Warranty Accrual Totals

Much the same pattern can be seen with warranty accruals, as detailed in Figure 2. The quarterly peak for accruals came early in 2005, about a year before the peak in claims, as would be expected. When a company sells an RV or mobile home, it immediately sets aside an amount of accruals it believes is sufficient to pay for all the warranty work it requires. And then the actual claims are paid a year or two later. So if sales plummet, accruals will drop first, and the drop in claims will lag behind.

Figure 2
U.S. Recreational Vehicle Industry
Warranty Accruals per Quarter
(in $ millions, 2003-2018)

Figure 2

The good news, if warranty expenses can ever be seen as a positive indicator, is that the quarterly amounts of claims paid and accruals made finally set new records last year. In the quarter ended June 30, 2018, they rose to new heights: $81 million for claims and $99 million for accruals. Normally we wouldn't celebrate a record-setting level of expenses, but in this case it's a proxy for new unit sales, which have also reached new heights.

Thor Industries

The actual warranty expense levels of the five companies we're tracking have not changed very much, with some exceptions. For instance, in Figure 3 we can see that the claims and accrual rates for Thor Industries have both remained close to an average of 2.5% since 2010.

Figure 3
Thor Industries Inc.
Warranty Claims & Accrual Rates
(percentage of sales, 2003-2018)

Figure 3

That spike in the company's claims rate in 2009 was caused not so much by rising claims payments as it was by falling revenue. And since the claims rate is calculated by dividing claims paid by sales made, the percentage rate soared past five percent because sales were so small. The accrual rate also fell at the time, probably as the company over-compensated for the sales decline. By the end of 2009, both metrics were back around 2.5%.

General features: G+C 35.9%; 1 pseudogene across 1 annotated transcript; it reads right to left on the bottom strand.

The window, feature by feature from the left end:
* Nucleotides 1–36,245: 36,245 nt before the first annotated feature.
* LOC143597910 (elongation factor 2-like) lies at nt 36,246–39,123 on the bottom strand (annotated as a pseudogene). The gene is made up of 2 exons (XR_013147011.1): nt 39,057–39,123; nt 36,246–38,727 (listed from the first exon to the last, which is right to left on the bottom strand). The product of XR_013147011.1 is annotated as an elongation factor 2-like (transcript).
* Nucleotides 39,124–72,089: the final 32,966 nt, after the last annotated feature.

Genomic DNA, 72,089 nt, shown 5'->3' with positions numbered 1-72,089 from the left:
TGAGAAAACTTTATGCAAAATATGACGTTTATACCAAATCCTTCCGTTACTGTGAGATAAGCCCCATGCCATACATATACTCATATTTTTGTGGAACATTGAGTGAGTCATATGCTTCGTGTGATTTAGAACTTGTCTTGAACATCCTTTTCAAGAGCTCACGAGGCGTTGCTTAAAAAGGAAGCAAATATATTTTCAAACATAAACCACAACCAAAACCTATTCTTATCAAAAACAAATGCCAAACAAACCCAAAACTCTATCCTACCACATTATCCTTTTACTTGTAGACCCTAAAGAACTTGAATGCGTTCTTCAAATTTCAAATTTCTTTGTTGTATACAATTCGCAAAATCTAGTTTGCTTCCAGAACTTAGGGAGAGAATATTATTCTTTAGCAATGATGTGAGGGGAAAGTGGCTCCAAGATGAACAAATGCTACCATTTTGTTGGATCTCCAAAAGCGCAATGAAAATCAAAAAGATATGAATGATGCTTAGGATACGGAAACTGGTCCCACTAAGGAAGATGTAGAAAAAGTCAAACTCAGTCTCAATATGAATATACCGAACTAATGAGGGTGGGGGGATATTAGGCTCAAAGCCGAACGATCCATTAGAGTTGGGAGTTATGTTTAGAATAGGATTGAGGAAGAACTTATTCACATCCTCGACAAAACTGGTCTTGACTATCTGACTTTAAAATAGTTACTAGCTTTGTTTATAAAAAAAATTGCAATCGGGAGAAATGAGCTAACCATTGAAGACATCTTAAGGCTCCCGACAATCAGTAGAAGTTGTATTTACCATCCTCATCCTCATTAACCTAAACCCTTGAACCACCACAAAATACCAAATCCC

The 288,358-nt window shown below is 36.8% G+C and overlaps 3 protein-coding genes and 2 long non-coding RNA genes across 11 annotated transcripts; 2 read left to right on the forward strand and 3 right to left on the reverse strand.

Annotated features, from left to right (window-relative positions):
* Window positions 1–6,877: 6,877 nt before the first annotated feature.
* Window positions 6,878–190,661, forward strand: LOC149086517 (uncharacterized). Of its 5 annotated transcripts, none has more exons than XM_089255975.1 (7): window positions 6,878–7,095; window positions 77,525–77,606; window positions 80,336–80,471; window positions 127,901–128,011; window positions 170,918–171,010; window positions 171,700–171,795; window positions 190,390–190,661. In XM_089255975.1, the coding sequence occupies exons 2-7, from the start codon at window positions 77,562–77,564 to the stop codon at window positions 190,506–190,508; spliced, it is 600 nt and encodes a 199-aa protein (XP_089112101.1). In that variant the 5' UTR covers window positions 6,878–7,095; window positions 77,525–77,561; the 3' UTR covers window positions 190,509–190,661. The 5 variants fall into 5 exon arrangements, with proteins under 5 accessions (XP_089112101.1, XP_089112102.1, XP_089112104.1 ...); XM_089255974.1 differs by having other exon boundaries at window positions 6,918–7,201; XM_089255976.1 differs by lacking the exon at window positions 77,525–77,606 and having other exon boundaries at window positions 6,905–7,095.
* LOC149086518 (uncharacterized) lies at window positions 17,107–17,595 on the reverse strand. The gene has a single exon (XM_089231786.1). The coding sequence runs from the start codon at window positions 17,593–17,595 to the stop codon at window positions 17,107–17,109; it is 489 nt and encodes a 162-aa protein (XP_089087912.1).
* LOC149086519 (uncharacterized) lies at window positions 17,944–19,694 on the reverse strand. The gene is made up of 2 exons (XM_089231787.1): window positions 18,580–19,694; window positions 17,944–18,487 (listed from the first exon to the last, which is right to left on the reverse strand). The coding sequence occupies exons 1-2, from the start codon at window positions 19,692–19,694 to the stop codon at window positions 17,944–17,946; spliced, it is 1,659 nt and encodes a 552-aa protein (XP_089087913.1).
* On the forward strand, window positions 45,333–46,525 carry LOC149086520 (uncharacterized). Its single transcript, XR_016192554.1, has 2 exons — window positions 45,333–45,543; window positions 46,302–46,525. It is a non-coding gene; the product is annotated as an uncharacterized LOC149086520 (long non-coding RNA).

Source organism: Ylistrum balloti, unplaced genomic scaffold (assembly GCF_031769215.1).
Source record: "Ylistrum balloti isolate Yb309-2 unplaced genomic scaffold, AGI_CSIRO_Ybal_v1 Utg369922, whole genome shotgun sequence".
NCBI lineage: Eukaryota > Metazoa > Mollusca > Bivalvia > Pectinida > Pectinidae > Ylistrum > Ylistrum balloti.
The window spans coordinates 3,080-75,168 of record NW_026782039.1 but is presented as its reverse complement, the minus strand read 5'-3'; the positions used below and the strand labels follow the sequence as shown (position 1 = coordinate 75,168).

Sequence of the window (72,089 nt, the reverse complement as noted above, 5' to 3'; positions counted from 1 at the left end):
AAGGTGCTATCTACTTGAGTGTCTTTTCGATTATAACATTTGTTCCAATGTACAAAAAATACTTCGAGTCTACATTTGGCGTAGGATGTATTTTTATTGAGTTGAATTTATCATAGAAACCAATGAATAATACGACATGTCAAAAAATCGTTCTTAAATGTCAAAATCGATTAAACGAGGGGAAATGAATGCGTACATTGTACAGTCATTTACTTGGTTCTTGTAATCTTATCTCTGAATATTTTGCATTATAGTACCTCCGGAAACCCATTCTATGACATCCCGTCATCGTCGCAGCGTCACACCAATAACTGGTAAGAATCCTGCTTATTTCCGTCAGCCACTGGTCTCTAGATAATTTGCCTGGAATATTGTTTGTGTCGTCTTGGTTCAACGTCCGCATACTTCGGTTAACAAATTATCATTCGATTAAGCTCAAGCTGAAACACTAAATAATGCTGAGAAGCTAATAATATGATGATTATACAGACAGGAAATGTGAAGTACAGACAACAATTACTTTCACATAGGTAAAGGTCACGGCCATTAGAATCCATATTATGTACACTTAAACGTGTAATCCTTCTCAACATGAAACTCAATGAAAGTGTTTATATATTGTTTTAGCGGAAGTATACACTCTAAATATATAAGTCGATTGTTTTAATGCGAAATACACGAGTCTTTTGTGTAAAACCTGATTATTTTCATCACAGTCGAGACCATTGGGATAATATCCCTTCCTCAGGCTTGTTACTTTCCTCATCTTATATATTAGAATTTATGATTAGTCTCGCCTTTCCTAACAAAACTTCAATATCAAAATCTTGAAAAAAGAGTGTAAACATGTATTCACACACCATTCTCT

Winnebago Industries

Winnebago, now the second-largest warranty provider in the industry, also saw a 2009 spike in its claims rate, as sales fell to new lows. But unlike Thor Industries, it maintained a steady ratio between accruals and sales during the recession, keeping its accrual rate close to 1.7% for most of 2009.

But then right at the end of 2009, Winnebago cut its accrual rate to 1.4%, and took it lower over the course of the next six years. But then its claims rate began to rise, and so it had to increase its accrual rate to pay for the increased cost. Bu 2017, Winnebago's accrual rate was above two percent, where it has remained for six quarters and counting.

Figure 4
Winnebago Industries Inc.
Warranty Claims & Accrual Rates
(percentage of sales, 2003-2018)

Figure 4

Long term, Winnebago's claims and accrual rates have averaged out to 1.5%. Obviously they're above that level now, having crossed the line in 2015. However, for the past six quarters the rates have at least remained fairly stable, though at a higher average level.

REV Group

Allied Specialty Vehicles was formed through acquisitions in 2010, and changed its name to the REV Group in 2015. It has acquired additional units from Thor and Spartan Motors. But its biggest acquisition was the 2013 purchase of Navistar's RV assets, which included the Monaco nameplate.

Although the common stock of the REV Group did not begin trading publicly until January 2017, the company released claims and accrual data for 2016 in the run-up to that initial public offering. Still that means we have only 10 quarters of warranty expense data for the company, which we've compared to revenue in Figure 5 below.

Figure 5
Rev Group Inc.
Warranty Claims & Accrual Rates
(percentage of sales, 2003-2018)

Figure 5